More rioting and looting broke out in American cities this week. This time, it was Philadelphia consumed by violence after a police shooting.
According to ABC News, at least 30 police officers have been injured in the violent unrest, while dozens of people have been arrested for rioting or vandalism. Mobs have descended on Walmart and rushed out carrying TVs, while other agitators ransacked Footlocker for new sneakers. The full number of businesses ravaged by the destruction is increasing and still being tallied.
Update: The School District of Philadelphia shut down most of its buildings Tuesday, a day after looting and a fatal police shooting. District headquarters, and buildings that serve as satellite elections offices, will remain open. https://t.co/5JV7EhOomh pic.twitter.com/hQcgj4Mgjb
— NBC10 Philadelphia (@NBCPhiladelphia) October 27, 2020
This latest outbreak simply adds to the thousands of businesses, from Chicago to Minneapolis and beyond, that have been rioted, ransacked, burned down, or looted in the ongoing period of political unrest over police brutality, both real and imagined. All told, the damage from rioting in recent months will exceed any past period of civil unrest in American history, with even modest under-estimates putting the total cost at up to $2 billion.
The outbreak of mass rioting and looting across America is alarming in its own right, but equally chilling is the public’s support for the violence. As first reported by the Washington Examiner’s Paul Bedard, a new poll finds that college students in particular overwhelmingly believe that rioting and looting is justified.
College undergrads: America is racist, looting ‘justified,’ reparations required.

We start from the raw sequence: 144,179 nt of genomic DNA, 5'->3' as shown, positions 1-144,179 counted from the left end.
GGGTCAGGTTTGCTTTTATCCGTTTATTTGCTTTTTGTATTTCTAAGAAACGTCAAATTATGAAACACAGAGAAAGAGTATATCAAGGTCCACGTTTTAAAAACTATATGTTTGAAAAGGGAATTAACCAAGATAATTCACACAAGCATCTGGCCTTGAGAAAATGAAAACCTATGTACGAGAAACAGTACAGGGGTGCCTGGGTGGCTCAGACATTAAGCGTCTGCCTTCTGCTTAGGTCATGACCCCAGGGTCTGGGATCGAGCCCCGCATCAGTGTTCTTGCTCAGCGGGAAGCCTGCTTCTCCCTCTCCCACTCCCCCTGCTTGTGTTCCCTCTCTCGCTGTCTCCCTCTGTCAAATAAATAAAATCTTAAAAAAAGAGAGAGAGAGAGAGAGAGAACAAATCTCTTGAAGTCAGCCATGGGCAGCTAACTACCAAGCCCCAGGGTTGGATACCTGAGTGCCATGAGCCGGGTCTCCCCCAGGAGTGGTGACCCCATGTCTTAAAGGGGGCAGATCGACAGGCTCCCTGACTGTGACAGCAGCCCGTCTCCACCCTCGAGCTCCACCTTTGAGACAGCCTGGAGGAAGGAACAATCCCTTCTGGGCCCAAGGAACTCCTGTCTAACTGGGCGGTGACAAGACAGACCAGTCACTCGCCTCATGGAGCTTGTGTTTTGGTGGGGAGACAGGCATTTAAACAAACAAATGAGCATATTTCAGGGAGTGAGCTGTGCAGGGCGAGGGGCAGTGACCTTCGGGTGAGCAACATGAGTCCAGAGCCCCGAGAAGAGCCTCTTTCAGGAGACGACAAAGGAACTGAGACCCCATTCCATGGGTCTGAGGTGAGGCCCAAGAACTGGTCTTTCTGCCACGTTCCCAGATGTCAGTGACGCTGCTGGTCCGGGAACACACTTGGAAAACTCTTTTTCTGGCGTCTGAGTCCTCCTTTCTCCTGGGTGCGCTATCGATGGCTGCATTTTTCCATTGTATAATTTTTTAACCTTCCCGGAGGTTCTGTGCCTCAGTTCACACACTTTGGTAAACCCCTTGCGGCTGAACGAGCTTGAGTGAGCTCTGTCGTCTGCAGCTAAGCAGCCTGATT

Pollster @JMcLaughlinSTK ‘Nearly two-thirds, say the rioting and looting is justified. What are these kids learning? That’s scary.https://t.co/xOPag2GWcc
— Paul Bedard (@SecretsBedard) October 27, 2020
The poll was conducted by Mclaughlin & Associate in conjunction with Yale University’s conservative William F. Buckley Program. It surveyed a nationally representative sample of 800 college students on a wide array of issues, from the coronavirus to race in America.
One key finding from the poll was that 64 percent of college students agreed that “the recent rioting and looting is justified to some degree.” Only 28 percent disagreed with this assessment.
Property rights are human rights. As economist Murray Rothbard once explained:
The human right of every man to his own life implies the right to find and transform resources: to produce that which sustains and advances life. That product is a man’s property. That is why property rights are foremost among human rights and why any loss of one endangers the others.
Many left-leaning young people likely rooted their disdain for property rights in the notion that they only really matter to “Big Business” or “the rich.” (And themselves, of course). This is mistaken. In fact, the rich, safe neighborhoods aren’t the ones being looted. The destructive acts are disproportionately victimizing urban, poorer neighborhoods and minority-owned businesses.
And the long-term fallout of attacks on property rights haunts society’s most vulnerable the most. As famed economist Thomas Sowell put it, property rights “belong legally to individuals, but their real function is social, to benefit vast numbers of people who do not themselves exercise these rights.”
Why? Well, property rights are the foundation of a capitalist economy.
The calculation of costs and benefits that underlies a profit-driven economy relies on the protection of property rights. If business owners and investors can’t feel secure in their property in an area, they take their investment elsewhere. This means that in areas that are looted, there are fewer jobs and fewer opportunities over time.
Hence, as Sowell observed, property rights serve everyone.
So, if young people really care about social justice, they shouldn’t downplay and justify looting. They ought to understand that no matter the cause, violating property rights isn’t “progressive” at all.
This article was originally published on FEE.org. Read the original article.
Flickr-mark sebastian, CC BY-SA 2.0